James Campbell (author)

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James Campbell (born 5 June 1951) is a Scottish writer.



Campbell was born in Croftfoot, on the southside of Glasgow. [1] He left school at the age of fifteen to become an apprentice printer. [2] After hitchhiking through Europe, Israel and North Africa, [3] he studied to gain acceptance to the University of Edinburgh (1974–78). On graduating, he immediately became editor of the New Edinburgh Review (1978–82). [4] His first book, Invisible Country: A Journey Through Scotland, was published in 1984. Two years later, Campbell published Gate Fever, “based on a year’s acquaintance with the prisoners and staff of Lewes Prison’s C Wing”. [5]

Between 1991 and 1999, he wrote three books linked in theme: Talking at the Gates, Paris Interzone: Richard Wright, Lolita, Boris Vian and Others on the Left Bank, and This Is the Beat Generation: New York, San Francisco, Paris. In 1993, Campbell’s one-man play The Midnight Hour, about a night in the life of James Baldwin, was staged at Freedom Theatre, Philadelphia, with Reggie Montgomery in the role of Baldwin. [6]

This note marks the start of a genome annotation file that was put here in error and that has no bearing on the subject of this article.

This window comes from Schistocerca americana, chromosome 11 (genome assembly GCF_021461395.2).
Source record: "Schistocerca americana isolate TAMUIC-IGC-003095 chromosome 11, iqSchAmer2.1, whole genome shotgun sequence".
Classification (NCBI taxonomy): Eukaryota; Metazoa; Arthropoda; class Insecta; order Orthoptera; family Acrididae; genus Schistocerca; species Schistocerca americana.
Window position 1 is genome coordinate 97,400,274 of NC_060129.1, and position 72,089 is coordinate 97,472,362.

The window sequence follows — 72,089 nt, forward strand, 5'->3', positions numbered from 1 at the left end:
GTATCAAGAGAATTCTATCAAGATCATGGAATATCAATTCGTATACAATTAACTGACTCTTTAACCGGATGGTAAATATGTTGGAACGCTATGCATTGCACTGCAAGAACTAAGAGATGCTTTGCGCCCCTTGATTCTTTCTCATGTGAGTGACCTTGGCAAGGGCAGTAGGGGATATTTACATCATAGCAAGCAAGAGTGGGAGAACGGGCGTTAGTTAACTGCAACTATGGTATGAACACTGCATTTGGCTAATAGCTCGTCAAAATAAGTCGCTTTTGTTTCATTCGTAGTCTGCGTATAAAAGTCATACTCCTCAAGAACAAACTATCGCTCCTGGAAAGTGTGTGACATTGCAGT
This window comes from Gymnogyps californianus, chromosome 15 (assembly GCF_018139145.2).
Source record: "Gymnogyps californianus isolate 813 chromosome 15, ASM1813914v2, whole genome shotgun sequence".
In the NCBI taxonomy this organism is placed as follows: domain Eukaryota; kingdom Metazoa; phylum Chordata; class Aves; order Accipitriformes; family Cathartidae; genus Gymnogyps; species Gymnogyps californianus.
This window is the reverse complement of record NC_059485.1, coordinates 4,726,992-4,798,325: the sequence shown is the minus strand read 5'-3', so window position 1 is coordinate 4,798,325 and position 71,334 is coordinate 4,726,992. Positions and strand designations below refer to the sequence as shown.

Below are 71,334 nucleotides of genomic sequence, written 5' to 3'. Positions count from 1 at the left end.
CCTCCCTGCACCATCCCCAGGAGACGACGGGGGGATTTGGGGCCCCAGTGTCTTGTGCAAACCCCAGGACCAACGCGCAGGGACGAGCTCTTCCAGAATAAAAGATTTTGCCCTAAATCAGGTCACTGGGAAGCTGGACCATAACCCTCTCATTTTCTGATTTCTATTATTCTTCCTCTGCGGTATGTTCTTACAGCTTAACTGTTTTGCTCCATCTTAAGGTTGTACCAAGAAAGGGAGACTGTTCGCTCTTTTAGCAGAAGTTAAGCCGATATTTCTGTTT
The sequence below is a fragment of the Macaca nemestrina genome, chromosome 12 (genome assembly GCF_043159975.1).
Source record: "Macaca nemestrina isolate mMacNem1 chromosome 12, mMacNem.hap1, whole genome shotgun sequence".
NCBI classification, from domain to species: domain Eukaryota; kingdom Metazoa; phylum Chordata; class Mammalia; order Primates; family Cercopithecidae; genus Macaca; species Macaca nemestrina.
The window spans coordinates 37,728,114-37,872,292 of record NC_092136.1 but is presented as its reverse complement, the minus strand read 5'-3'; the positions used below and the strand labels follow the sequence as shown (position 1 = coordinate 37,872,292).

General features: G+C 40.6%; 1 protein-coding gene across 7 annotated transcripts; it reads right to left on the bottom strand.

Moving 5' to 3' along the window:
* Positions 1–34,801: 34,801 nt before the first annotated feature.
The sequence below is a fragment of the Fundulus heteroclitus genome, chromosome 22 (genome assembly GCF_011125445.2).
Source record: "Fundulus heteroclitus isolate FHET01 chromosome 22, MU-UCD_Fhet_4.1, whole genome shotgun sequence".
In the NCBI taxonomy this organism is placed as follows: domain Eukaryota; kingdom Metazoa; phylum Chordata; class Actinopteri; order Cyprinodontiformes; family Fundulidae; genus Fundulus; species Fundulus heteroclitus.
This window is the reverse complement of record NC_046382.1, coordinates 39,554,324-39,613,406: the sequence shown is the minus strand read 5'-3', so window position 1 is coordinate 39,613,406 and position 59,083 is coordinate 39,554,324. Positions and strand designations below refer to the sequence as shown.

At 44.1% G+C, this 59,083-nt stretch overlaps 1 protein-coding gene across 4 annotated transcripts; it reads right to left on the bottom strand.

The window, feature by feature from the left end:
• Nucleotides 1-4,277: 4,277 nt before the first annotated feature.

Campbell lives in London where he works for the Times Literary Supplement. Since 1998, he has written the weekly NB column on the back page of the TLS, under the pen-name “J.C.”.


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  1. Williams, Bob (7 September 2008). "A review of Syncopations: Beats, New Yorkers, and Writers in the Dark by James Campbell". The Compulsive Reader. Retrieved 4 December 2010.
  2. "My Theft". Areté. Spring/Summer 2018.
  3. "Philosophy Lesson". Areté. Autumn 2018.
  4. Campbell, James (1991). Talking at the Gates: A Life of James Baldwin. Faber. ISBN   978-0571245741.
  5. Campbell, James (1986). Gate Fever (Preface) . Weidenfeld & Nicolson. ISBN   978-0297788560.
  6. "Historic Photos and Performance Gallery". New Freedom Theatre. Retrieved 1 November 2019.